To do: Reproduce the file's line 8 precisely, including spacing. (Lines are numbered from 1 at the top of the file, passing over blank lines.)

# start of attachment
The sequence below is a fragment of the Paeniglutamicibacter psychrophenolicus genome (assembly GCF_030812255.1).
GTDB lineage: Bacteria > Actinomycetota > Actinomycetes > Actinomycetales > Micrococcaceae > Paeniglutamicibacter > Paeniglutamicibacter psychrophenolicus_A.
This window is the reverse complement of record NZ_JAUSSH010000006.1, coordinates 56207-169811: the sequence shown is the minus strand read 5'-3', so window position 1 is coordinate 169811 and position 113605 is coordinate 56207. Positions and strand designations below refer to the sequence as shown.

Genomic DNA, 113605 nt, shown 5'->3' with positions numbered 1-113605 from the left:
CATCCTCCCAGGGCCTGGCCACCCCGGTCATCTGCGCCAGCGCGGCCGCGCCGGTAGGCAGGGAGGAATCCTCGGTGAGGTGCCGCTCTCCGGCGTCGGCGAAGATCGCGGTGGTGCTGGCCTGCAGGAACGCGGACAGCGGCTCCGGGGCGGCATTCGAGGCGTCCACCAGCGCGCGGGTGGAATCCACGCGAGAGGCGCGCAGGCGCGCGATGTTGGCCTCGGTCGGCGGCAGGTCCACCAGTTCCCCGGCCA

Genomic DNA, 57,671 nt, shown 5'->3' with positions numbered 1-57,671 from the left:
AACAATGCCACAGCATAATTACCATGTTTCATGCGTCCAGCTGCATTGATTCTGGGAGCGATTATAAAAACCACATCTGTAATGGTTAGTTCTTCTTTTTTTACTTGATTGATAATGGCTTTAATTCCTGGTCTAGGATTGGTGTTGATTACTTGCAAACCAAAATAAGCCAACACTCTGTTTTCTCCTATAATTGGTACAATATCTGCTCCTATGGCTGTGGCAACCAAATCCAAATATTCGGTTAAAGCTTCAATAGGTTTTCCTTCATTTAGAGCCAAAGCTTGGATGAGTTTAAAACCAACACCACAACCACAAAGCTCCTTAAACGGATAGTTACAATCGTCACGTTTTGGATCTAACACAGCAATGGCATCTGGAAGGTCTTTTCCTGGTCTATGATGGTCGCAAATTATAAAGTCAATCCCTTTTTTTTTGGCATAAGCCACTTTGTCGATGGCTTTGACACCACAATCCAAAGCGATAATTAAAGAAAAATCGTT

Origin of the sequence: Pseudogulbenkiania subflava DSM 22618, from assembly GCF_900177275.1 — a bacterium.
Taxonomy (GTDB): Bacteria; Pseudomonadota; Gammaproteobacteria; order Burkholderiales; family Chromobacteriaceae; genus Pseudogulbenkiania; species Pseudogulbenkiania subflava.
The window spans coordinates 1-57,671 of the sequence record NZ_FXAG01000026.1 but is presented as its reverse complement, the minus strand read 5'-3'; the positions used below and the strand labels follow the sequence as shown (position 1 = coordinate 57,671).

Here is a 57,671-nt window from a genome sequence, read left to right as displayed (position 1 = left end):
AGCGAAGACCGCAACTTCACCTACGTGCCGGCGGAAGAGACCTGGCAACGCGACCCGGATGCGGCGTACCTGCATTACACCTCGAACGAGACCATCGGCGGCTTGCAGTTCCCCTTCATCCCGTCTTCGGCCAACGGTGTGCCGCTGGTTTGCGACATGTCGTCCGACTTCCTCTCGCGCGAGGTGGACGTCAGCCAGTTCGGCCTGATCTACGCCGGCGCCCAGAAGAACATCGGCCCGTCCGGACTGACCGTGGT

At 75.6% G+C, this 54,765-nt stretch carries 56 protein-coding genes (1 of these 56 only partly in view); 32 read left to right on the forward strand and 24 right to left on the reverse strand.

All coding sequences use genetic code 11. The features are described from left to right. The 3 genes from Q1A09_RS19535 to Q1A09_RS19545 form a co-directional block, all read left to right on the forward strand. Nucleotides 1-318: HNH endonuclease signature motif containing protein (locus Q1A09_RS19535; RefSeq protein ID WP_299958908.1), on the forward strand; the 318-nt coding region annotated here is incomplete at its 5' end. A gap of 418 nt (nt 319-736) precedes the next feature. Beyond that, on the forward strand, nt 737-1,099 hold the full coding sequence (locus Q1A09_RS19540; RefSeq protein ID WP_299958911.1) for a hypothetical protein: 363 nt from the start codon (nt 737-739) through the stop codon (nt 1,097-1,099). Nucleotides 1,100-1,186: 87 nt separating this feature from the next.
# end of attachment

Origin of the sequence: Pseudogulbenkiania subflava DSM 22618, from assembly GCF_900177275.1 — a bacterium.